June 24, 2013
The Department of Justice’s antitrust challenge to Apple’s pricing model for electronic books is now in the hands of U.S. federal district court judge, Denise L. Cote in New York. The trial, which ended last week, carries significant implications for consumers and for the electronic content pricing model Apple seeks to apply for a wide range of digital content.
The Justice Department alleged that Apple colluded with several of the world’s leading print publishing companies to set e-book prices at an unreasonably high level. The Department also claimed that Apple engaged in the collusion with the intention of harming its competitor in the e-book market, Amazon.
Cooperating with the publishers, Apple instigated a significant change in the pricing model for electronic books. Traditionally, retailers set prices for the products they sell. In the e-book market, Apple negotiated an arrangement with publishers in which the publishers set the e-book prices. This pricing model has been described as the “agency” model.
In the early days of the e-book market, the leading retailer in that market, Amazon, set the prices. In that environment, the prevailing e-book price was generally $9.99. Under Apple’s agency pricing system, average e-book prices rose to the range of $12.99 to $16.99.
Apple argued that there was no collusion involved in setting e-book prices. Instead, the company contended that the pricing arrangement represented a reasonable exercise of business judgment.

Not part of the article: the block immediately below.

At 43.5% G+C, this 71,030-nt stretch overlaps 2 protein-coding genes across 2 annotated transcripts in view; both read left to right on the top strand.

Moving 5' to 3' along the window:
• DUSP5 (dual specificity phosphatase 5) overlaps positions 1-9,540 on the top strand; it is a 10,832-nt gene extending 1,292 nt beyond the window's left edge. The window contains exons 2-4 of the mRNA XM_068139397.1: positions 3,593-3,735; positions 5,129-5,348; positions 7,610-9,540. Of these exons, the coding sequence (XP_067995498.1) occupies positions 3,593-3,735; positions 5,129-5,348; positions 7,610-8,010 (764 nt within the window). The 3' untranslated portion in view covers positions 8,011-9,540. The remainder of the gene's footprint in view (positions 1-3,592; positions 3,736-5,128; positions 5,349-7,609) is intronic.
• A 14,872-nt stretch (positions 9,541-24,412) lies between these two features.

Apple suggested that even its competitor, Amazon, accepted the agency pricing model. The Department of Justice and Amazon indicated, however, that Amazon’s move to the agency pricing model was not by choice but was instead made necessary as a result of the collusion of the publishers with Apple.
All of the publishers that were originally defendants in this case with Apple have reached negotiated settlements with the Justice Department. Under the terms of those settlements, the publishers have agreed to abandon the agency model and to let retailers set e-book prices.
Apple has refused to settle the case. It is widely believed that Apple’s refusal to settle is motivated in large part by its desire to continue to use the agency pricing model. It is likely that the Justice Department would insist that Apple admit guilt on the antitrust charges and abandon agency pricing as part of any settlement. Some believe that Apple would like to apply that model for pricing of a range of digital products, including music and television content.
By persuading the publishers to abandon agency pricing through the negotiated settlements, the Department of Justice has provided at least a partial victory for e-book consumers. The terms of the settlement should help to reduce e-book prices.
The remaining issue is the extent to which Apple and other electronic content providers will be able to use agency pricing for their products in the future. Conceptually, agency pricing appears to fit an important aspect of the electronic marketplace, empowerment of digital content providers.
That model seems most appropriate, however, when the content providers are individual people. It appears to be far less useful when the providers of the digital content are large enterprises that control a substantial volume of popular products.
Judge Cote’s decision in this case is expected in the next few months. That decision is likely to have significant impact on the future of the electronic marketplace.